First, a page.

Teams from around the country have begun arriving in town as the FIRST (For Inspiration and Recognition of Science and Technology) Robotics 2016 competition gets underway.
The event moves to University of Tennessee, Knoxville’s Thompson-Boling Arena this year—a sign of how popular the competition has become.
“We’ve had a number of good years at the Knoxville Convention Center, but the fact that we are moving to such a large arena is an indication of the support and excitement that the Smoky Mountain Regional has gained,” said L.J. Robinson, regional director for USFIRST Robotics for Tennessee and Kentucky.
Fifty teams are expected to attend the sessions, which run from 9 a.m. until 5 p.m. both Friday and Saturday. In the past, the Smoky Mountain Regional has drawn teams from as far away as the Midwest and New England, as well as Canada, while also featuring more than 20 squads from Knoxville and East Tennessee.
Those teams will be part of the 75,000 students and 19,000 mentors and volunteers worldwide taking part in this year’s game, named Stronghold.
Each team received an identical kit of parts in January and had the same time limit—six weeks—to come up with a design for and construct a robot capable of performing one of four key Stronghold skills:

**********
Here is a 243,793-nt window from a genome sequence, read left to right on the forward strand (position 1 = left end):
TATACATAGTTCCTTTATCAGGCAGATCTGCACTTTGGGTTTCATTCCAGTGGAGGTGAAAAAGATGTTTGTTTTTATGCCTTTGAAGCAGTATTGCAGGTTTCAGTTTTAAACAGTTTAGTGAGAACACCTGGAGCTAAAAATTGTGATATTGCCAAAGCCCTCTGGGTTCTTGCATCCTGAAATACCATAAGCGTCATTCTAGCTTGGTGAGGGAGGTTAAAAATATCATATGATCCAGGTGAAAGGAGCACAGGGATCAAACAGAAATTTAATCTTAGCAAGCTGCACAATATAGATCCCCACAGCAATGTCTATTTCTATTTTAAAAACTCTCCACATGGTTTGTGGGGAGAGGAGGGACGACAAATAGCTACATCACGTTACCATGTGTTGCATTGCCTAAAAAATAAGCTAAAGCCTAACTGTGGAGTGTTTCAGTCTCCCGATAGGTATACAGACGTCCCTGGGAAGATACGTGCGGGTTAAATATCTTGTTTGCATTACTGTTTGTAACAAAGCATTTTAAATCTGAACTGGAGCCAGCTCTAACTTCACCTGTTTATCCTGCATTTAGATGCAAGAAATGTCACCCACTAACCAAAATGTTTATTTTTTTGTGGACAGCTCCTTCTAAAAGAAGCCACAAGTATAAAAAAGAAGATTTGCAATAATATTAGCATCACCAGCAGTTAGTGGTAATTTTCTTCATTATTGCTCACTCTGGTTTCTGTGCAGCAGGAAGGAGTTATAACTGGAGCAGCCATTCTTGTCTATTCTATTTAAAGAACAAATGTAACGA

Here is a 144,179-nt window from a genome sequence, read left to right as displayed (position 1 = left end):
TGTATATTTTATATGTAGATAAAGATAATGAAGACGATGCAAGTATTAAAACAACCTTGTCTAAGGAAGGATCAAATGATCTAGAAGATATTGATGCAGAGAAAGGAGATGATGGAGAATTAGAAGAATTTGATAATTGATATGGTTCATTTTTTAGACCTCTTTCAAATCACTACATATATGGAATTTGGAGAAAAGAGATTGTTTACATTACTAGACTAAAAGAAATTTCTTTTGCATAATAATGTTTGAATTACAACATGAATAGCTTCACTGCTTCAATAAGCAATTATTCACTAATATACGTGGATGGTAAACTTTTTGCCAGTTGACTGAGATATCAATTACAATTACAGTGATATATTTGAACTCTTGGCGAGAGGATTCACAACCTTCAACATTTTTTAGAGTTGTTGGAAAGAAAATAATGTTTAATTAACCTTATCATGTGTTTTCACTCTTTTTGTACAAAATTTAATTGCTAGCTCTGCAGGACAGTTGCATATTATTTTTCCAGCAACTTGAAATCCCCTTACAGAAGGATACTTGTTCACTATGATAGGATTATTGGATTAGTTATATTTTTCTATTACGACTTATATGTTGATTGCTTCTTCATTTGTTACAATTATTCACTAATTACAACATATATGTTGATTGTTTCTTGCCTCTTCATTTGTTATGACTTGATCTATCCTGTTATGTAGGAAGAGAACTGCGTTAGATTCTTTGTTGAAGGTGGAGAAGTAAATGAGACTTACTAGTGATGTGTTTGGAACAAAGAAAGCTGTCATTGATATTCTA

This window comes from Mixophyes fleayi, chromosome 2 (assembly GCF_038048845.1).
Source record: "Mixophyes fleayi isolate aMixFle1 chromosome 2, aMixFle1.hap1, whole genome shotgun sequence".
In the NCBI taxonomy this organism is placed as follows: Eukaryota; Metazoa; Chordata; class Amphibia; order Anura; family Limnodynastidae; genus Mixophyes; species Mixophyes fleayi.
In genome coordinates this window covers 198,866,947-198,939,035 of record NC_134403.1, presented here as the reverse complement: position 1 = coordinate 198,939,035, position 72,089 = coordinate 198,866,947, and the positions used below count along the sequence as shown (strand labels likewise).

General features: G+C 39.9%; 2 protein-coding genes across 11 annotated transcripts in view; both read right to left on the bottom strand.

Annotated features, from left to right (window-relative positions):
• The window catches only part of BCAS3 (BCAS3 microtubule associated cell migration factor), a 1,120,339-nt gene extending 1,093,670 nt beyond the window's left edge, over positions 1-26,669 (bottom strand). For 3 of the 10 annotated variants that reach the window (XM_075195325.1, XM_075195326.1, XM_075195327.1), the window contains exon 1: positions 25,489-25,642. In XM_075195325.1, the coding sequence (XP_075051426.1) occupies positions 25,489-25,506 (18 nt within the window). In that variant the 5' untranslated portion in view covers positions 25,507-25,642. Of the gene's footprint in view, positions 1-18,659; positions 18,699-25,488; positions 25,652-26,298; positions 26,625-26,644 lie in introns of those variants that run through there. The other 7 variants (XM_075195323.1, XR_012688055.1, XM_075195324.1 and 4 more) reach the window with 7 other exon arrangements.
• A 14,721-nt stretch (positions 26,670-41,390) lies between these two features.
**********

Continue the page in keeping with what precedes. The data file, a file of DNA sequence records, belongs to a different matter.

- Reaching and breaching defenses.
- Launching boulders through goals in the opposing tower.
- Defending your own castle.
- Scaling towers.
As a sign of how intricate the game is, the defense portion alone includes more than 18,000 possible configurations.
Once at the event, teams form alliances based on the specific skill of each team’s robot.
That sense of teamwork is what FIRST refers to as “gracious professionalism”—the idea that working together, even helping a competitor, can lead to a greater good, Robinson explained.
UT’s College of Engineering has long been a key supporter, having been recently named a Bronze Level Sponsor for its $20,000 in pledged scholarships.
Associate Dean Masood Parang said the college takes the chance to foster the next generation of scientists as a “very solemn responsibility,” noting that it was as important to the college as it is the students.
Support from industry partners is also critical for the event. One example of such help comes from the Tennessee Valley Authority, which is supplying a machine shop for teams—a much-needed resource that allows teams access for repairs to their robots by professional machinists.
Other local businesses and centers lending support include Alcoa, Bechtel, Leidos, Oak Ridge National Laboratory, General Cable and Kendall Electric.